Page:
Raid 5 vs Raid 10 Comparison Chart

RAID 5 vs. RAID 10

A RAID (redundant array of independent disks) combines multiple physical drives into one virtual storage device that offers more storage and, in most cases, fault tolerance so that data can be recovered even if one of the physical disks fails.

RAID configurations are organized into levels such as RAID 0, RAID 1, RAID 5, RAID 6 and RAID 10. RAID levels 0 through 6 are called standard levels. The most common RAID configurations are RAID 0 (striping, where data is split into blocks stored across different physical disks), RAID 1 (mirroring, where multiple copies of data are stored on separate disks for redundancy), RAID 5 (distributed parity, which includes striping plus storing parity information for error recovery), and RAID 6 (dual parity).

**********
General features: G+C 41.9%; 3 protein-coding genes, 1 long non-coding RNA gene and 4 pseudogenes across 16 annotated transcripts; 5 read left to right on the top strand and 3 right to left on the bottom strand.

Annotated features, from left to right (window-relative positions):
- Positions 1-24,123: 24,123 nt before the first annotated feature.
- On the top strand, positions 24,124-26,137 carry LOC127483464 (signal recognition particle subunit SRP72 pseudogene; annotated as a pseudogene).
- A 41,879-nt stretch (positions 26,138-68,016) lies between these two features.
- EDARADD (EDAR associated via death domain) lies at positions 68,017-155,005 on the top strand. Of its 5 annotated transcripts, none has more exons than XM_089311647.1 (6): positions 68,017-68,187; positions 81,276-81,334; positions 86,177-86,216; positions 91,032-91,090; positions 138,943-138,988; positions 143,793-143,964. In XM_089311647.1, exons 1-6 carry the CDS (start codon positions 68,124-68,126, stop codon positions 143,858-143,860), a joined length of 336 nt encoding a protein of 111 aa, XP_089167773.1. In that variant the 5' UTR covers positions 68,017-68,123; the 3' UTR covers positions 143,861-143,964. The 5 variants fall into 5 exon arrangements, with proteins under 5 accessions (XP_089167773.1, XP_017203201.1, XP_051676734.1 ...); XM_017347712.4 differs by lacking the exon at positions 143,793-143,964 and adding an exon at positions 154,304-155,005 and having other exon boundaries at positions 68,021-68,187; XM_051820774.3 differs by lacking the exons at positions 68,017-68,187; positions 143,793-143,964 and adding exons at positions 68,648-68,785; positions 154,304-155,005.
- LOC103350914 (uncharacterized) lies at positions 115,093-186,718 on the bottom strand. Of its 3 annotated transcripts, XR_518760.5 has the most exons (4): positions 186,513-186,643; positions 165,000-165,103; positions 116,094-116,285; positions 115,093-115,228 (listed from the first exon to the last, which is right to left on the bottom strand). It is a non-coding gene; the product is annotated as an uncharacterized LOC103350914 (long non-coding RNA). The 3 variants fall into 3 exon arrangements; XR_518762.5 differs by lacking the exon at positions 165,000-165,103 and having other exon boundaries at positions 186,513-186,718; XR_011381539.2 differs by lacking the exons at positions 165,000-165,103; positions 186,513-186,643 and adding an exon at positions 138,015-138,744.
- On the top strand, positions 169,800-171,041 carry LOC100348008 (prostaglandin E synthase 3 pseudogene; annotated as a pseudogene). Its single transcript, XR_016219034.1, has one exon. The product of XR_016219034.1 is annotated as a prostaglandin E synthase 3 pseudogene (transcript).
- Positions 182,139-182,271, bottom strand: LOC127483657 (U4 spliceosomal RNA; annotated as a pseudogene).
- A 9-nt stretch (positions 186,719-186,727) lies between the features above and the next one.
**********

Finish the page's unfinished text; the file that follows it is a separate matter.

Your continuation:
This comparison looks at RAID 5 and RAID 10 in detail

Comparison chart

Raid Comparison 5 vs 10